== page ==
The socio-economic determinants of infant mortality in Nepal: analysis of Nepal Demographic Health Survey, 2011Report as inadecuate




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BMC Pediatrics

, 15:152

First Online: 12 October 2015Received: 21 September 2014Accepted: 01 October 2015

Abstract

BackgroundInfant mortality reflects not only the health of infants but societal well-being as a whole. This study explores distal socioeconomic and related proximate determinants of infant mortality and provides evidence for designing targeted interventions.

MethodsSurvival information on 5391 live born infants 2006–2010 was examined from the nationally representative Nepal Demographic Health Survey 2011. Bivariate logistic regression and multivariate hierarchical logistic regression approaches were performed to analyze the distal-socioeconomic and related proximate determinants of infant mortality.

ResultsSocio-economic distal determinants are important predictors for infant mortality. For example, in reference to infants of the richest class, the adjusted odds ratio of infant mortality was 1.66 95 % CI: 1.00–2.74 in middle class and 1.87 95 % CI: 1.14–3.08 in poorer class, respectively. Similarly, the populations of the Mountain ecological region had a higher odds ratio aOR =1.39, 95 % CI: 0.90–2.16 of experiencing infant mortality compared with the populations of the Terai plain region. Likewise, the population of Far-western development region had a higher adjusted odds ratio aOR =1.62, 95 % CI: 1.02–2.57 of experiencing infant mortality than the Western development region. Moreover, the association of proximate determinants with infant mortality was statistically significant. For example, in reference to size at birth, adjusted odds ratio of infant dying was higher for infants whose birth size, as reported by mothers, was very small aOR = 3.41, 95 % CI: 2.16–5.38 than whose birth size was average. Similarly, fourth or higher birth rank infants with a short preceding birth interval less than or equal to 2 years were at greater risk of dying aOR =1.74, 95 % CI: 1.16–2.62 compared to the second or third rank infants with longer birth intervals. A short birth interval of the second or the third rank infants also increased the odds of infant death aOR = 2.03, 95 % CI: 1.23–3.35.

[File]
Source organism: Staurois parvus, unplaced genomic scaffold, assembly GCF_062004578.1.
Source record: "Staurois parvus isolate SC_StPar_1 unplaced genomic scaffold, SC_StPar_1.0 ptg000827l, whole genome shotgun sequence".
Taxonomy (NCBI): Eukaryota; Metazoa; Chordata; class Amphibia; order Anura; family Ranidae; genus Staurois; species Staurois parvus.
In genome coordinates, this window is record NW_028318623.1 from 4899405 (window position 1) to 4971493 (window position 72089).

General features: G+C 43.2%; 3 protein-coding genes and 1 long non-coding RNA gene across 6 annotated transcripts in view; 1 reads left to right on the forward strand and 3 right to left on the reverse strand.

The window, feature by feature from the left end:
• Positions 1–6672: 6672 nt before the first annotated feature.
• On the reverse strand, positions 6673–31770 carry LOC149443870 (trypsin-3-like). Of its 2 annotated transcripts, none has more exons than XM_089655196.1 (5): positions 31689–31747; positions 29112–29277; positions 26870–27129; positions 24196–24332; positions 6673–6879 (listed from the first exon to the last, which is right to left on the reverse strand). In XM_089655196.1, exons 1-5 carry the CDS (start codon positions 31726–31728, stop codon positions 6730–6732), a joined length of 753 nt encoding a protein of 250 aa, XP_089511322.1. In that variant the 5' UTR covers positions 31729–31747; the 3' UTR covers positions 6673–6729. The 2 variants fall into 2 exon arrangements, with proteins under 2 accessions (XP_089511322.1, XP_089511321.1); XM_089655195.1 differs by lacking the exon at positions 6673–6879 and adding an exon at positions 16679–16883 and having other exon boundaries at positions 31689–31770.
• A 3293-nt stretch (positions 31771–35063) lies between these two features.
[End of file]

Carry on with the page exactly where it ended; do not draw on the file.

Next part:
ConclusionsSocioeconomic distal and proximate determinants are associated with infant mortality in Nepal. Infant mortality was higher in the poor and middle classes than the wealthier classes. Population of Mountain ecological region and Far western development region had high risk of infant mortality. Similarly, infant dying was higher for infants whose birth size, as reported by mothers, was very small and who has higher birth rank and short preceding birth interval. This study uniquely addresses both broader socioeconomic distal and proximate determinants side by side at the individual, household and community levels. For this, both comprehensive, long-term, equity-based public health interventions and immediate infant care programs are recommended.

KeywordsSocioeconomic factors Proximate determinants Infant mortality Nepal  Download fulltext PDF



Author: Khim Bahadur Khadka - Leslie Sue Lieberman - Vincentas Giedraitis - Laxmi Bhatta - Ganesh Pandey

Source: https://link.springer.com/







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